A piece of romantic drama interspersed with supposed bits of comedy. Set in the Brooklyn of the eighties we see the evolution of various romantic relationships of a woman living on her own in the city.
Nola Darling is dating three men named Jamie, Mars and Greer, at the same time. Her attitude towards this polyamory is nonchalant but troubles all her men to no end. Initially, most of their frustration and discontent is reserved for the on-camera interviews, but over time each of them raise this issue with her in person. All three of them fail to understand why she must date three different men. It leads to each of them questioning their various abilities and wondering if they are lacking in some way or inferior to the other men. After enough tussle, they come face to face with each other at a Thanksgiving dinner. It is a tense moment, as each one is trying to establish their uniqueness and highlight their skills. After repeated bickering from the men, she is unsure of herself and doesn’t know what she really wants anymore. She reluctantly chooses Jamie over Mars and Greer. They both seem to take it in stride, only to criticize her behind her back. Her only criteria for the relationship is celibacy going forward, which is a ridiculous proposition for Jamie, especially after all the frolicking they’ve done before. The film then quickly cuts to a point closer in time where we see Nola being single again. Facing the camera, she explains how her relationship with Jamie was never meant to be and how all the complaining had caused her to lose confidence in herself. The film ends with her going back to her original liberated, sexual self.
Very obviously the film is about how one person may not satisfy all the romantic needs of another person. There are repeated occurrences where Nola legitimately seems to enjoy the various idiosyncrasies and peculiarities of the men she is dating. They all seem to hold her interest in one way or another and having to choose only one between all of them seems to be wholly unfair. None of the relationships portrayed are “secret”, so the ethics of it all is in the clear. All the partners are aware of the others and free to leave the arrangement at any point in time. Even after all their discontent none of the men leave voluntarily and Nola must personally unstuck them in every case. After succumbing to their demands in what looks like a misplaced and particularly dark scene from a different movie altogether, she gives the conventional relationship a shot, only to realize it is not going to work for her.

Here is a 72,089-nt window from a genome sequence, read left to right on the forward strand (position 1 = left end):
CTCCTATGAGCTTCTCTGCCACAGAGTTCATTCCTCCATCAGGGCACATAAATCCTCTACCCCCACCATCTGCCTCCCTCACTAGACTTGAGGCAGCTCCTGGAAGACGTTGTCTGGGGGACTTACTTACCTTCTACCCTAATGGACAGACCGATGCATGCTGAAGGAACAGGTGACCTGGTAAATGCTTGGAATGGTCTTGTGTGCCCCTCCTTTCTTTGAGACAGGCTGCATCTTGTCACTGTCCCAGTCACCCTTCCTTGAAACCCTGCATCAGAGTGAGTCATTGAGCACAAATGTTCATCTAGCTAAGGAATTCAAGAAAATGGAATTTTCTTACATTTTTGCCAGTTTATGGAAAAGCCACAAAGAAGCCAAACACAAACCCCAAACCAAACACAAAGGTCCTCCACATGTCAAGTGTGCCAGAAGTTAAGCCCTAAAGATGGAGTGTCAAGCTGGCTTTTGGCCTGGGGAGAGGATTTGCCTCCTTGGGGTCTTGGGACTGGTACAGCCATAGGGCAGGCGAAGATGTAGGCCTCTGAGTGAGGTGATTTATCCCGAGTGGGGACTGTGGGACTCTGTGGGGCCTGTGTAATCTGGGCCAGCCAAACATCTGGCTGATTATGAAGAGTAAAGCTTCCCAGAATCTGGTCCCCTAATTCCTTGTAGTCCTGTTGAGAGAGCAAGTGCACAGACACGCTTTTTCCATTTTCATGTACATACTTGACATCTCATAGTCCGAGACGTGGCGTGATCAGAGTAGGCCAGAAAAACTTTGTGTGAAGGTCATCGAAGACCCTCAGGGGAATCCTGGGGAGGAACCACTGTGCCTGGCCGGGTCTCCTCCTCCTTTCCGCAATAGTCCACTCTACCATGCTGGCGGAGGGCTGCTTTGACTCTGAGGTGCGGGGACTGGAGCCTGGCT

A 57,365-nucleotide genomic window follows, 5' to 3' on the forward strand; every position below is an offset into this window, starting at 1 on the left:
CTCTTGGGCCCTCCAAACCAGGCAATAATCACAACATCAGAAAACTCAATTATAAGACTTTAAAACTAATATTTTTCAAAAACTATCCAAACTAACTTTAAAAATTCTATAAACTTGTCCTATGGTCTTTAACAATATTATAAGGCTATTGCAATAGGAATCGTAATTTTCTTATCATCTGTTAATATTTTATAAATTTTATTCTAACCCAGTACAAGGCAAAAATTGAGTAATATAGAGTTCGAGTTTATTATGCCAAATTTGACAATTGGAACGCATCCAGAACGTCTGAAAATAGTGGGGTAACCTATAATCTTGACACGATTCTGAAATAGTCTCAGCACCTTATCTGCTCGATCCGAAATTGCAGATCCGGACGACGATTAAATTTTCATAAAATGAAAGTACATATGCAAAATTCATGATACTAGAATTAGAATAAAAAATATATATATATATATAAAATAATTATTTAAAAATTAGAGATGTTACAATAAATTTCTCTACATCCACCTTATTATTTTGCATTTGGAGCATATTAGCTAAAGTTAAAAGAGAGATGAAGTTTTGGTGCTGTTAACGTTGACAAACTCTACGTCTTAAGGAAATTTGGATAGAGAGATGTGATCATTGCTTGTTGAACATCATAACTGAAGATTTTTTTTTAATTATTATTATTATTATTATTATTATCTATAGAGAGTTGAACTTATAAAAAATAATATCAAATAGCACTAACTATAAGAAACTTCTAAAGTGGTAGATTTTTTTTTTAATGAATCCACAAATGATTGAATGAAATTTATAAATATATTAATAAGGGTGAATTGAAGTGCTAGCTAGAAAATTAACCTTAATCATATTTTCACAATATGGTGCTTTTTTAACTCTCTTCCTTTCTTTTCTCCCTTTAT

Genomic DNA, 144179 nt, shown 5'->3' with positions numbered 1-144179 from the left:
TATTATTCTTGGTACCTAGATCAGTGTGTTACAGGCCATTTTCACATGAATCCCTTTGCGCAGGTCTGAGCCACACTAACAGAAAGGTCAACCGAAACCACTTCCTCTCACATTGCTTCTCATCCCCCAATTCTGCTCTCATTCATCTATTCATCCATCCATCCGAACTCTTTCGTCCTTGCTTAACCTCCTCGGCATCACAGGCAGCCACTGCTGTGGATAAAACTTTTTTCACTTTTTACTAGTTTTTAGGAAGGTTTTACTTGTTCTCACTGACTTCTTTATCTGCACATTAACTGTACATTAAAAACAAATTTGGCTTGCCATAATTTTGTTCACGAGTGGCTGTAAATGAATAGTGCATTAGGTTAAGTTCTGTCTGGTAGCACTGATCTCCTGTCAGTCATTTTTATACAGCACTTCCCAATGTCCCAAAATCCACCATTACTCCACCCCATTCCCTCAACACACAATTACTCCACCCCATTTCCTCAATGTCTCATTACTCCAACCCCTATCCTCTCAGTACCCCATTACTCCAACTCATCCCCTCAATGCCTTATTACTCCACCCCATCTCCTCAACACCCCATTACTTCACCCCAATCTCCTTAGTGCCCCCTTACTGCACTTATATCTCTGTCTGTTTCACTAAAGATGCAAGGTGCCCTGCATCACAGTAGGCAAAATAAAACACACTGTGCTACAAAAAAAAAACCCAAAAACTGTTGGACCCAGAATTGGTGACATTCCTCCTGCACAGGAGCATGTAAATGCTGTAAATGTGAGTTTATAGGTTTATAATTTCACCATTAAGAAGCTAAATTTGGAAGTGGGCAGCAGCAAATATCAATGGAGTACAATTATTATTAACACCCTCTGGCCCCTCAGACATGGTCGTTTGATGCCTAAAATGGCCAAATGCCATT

The film also pretends to be a documentary where its supposed purpose is to establish whether there is something “wrong” with Nola for wanting to engage with multiple partners. All the men in their interviews to the camera, mention various possible causes for why Nola is the person she is. One blames her father for not being present, while the other speculates whether she’s an addict of sorts. Both of these are resolved by interviews with her father who goes on and on about the upbringing of his daughter and then Nola’s visit to a psychologist who declares her mentally fit. In the beginning, we also see her agreeing to appear in the documentary only to establish to the world that she’s normal.
Visually, the film makes heavy use of still photographs of various landmarks and other mundane places in Brooklyn in order to set the tone. Nola’s penchant for scented candles is also a well-established metaphor for her sexuality. We see her lighting them or them appearing somewhere in the background in every scene that involves lovemaking. She also takes them down and rids the apartment of all wax when she decides to go celibate and into a “proper” relationship with Jamie. The black and white nature of the film’s print lends a quaint quality and the one scene that is shot in color is eye popping compared to the remaining monochrome.
There is no apparent act structure per se, but that may be just because of the proto-docu-drama nature of the screenplay. Some characters seem to be setup for no apparent payoff later on, particularly regarding Nola’s old roommate and Opal, her lesbian girlfriend. The only real point of conflict seems to be the Thanksgiving scene, where all the tension is dissipated, simply by waiting it out. While Nola’s character goes through some interesting situations, there is no real change in her behaviour when she meets any of these men both before or after.
For a docu-drama, the subject isn’t as intriguing as it should be. There is some sense of tension, but it resolves without any real payoff for the audience. The films production history explains why a lot of the scenes look like they were simply stitched together without much thought beforehand. This one’s a passable piece, unless the significance of the black characters appeals to you.